By Nimrod Raphaeli*
Middle East Media Research Institute, DC
Inquiry and Analysis Series – No. 298
October 25, 2006 No.298
This Kurdish people was created as Kurdish by Allah …The Arab people is part of the Arab nation and the Kurdish people is part of the Kurdish nation … Jalal Talabani
The Kurds are prone to repeating the mantra that they are the largest nation in the Middle East without a state, though not for lack of trying, fighting, and sacrificing. After decades of struggle, the Iraqi Kurds appear to be finally in a position to live in peace and prosperity within the safe boundaries of Iraqi Kurdistan, whether it is a de facto state, a de jure state, or just simply a broadly autonomous “federated region” within the greater federation of Iraq.
In the words of MEMRI's Baghdad analysts, the Kurds are “the luckiest horse likely to collect the prizes of the American war to bring down the Saddam regime,” and it is among the Kurdish people that the Americans are most likely to find true friends and allies.
The rest of the Iraqi provinces or governorates, mired in terrorism and sectarian violence, envy Kurdistan. It is a magnet for Iraqis seeking work or seeking a safe environment. It is also a model for the Iraqi Shi'a in the central and southern parts of Iraq who are striving against heavy odds to create similar federated entities for themselves.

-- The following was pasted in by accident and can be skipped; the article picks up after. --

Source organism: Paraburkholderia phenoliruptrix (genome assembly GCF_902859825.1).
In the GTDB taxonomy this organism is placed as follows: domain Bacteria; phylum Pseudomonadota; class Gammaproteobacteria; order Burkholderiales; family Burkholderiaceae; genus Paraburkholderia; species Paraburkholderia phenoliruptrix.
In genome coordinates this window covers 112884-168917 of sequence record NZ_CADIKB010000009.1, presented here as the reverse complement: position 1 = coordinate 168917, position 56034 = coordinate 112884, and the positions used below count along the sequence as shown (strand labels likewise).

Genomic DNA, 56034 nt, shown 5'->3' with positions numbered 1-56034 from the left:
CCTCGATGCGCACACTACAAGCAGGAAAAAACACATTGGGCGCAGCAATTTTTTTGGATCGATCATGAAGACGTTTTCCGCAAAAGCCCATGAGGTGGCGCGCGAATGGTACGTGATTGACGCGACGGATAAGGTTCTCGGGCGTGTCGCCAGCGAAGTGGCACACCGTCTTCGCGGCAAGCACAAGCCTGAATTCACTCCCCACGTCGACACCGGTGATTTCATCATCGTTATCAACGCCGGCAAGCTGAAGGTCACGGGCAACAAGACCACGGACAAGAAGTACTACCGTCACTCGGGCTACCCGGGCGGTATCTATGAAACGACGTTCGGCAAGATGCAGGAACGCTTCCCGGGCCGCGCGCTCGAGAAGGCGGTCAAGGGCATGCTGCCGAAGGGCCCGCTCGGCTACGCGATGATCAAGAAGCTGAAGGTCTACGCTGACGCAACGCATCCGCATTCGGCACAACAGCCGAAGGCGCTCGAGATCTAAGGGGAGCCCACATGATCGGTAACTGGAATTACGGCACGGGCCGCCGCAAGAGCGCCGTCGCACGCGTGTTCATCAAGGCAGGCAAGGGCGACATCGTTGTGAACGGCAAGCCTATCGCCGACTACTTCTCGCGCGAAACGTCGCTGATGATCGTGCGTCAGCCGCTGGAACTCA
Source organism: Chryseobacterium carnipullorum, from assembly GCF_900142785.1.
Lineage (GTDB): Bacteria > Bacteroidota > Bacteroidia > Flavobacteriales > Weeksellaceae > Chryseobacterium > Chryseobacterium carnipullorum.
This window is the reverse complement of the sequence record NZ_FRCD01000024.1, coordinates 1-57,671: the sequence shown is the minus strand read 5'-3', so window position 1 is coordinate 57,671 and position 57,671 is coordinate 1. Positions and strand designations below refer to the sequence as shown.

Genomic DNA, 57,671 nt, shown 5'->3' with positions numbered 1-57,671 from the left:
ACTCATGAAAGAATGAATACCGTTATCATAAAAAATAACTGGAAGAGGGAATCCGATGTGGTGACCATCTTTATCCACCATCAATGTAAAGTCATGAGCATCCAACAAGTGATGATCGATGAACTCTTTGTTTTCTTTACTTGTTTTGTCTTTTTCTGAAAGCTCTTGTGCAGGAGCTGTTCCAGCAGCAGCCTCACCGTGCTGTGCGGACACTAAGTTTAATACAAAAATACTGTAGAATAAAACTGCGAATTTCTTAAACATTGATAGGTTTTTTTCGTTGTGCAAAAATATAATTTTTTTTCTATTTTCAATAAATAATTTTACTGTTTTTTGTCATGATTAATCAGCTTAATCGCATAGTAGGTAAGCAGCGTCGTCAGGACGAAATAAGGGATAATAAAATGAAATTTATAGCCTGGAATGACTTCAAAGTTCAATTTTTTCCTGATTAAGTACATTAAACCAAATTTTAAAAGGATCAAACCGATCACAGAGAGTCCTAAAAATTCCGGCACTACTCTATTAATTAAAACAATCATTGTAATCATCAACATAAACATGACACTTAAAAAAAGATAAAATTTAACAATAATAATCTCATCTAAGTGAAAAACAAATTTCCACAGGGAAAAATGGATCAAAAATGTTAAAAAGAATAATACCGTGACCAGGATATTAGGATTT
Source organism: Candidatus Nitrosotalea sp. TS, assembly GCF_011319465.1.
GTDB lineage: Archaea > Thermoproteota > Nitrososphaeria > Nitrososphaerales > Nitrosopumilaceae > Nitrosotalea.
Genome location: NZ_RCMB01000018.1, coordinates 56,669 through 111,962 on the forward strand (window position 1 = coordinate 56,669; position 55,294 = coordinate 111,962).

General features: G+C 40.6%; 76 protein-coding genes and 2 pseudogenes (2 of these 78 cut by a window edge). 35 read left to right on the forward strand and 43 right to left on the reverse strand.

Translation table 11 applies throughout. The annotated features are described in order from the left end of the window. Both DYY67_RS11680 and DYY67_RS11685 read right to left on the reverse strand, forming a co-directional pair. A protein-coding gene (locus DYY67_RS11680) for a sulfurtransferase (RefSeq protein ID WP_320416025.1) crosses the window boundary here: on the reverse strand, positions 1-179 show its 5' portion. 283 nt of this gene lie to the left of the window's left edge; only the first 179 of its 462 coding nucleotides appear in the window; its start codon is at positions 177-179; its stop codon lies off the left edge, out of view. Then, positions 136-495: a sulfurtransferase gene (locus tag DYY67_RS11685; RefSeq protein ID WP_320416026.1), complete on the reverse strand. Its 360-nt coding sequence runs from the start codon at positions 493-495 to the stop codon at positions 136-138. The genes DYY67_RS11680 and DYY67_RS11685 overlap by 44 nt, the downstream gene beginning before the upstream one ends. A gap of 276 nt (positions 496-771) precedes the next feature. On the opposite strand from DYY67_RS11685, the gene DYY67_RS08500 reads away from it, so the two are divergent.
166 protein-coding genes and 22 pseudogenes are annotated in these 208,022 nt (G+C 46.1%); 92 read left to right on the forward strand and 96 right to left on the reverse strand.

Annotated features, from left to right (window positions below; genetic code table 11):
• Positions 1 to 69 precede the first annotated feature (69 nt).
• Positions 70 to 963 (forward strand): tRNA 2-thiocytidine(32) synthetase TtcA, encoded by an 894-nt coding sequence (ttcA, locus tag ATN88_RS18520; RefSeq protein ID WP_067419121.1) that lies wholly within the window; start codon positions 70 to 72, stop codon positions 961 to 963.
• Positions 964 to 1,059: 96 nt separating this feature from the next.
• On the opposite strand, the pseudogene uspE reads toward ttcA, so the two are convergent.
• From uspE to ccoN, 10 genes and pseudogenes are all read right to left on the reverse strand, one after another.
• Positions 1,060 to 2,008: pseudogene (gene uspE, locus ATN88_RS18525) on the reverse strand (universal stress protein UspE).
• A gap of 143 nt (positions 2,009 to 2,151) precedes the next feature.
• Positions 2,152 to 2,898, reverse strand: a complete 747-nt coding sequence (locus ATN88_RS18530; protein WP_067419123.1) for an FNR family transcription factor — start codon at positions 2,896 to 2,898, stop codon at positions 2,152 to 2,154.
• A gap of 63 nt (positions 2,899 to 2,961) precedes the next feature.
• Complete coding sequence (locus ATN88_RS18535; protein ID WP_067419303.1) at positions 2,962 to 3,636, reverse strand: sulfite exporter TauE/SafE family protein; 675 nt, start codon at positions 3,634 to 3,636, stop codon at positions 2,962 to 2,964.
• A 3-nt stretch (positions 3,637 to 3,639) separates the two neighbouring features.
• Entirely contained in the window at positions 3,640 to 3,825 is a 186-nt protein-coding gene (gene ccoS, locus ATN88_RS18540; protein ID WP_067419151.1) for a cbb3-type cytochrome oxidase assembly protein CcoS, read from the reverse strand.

The Kurds have put in place all the ingredients of a modern state – reasonably well-defined borders, common language and culture, a modern army subject to command and control, a flag, an elected parliament, a government, diplomatic/consular representations by and in Kurdistan, international airports, a bustling economy, and, above all, national identity and a strong sense of accomplishment. But, for now, sovereign Kurdistan is not a reality, and the cause of Kurdish self-determination has many opponents.
The Kurds were conquered by the Arabs in the seventh century and have since lived under the rule of others, including the Ottoman Empire from the 13th century to the early part of the 20th century. With the collapse of the Ottoman Empire after WWI, the victorious powers negotiated, with Turkey, the Treaty of Sevres, which was signed on August 10, 1920. Under Article 62 of the Treaty, the entire Kurdish population, including the parts now residing in Turkey, Iraq, Iran, and Syria, was to be granted political autonomy. Article 63 stipulated that “The Turkish Government hereby agrees to accept and execute the decisions… mentioned in article 62 within three months…”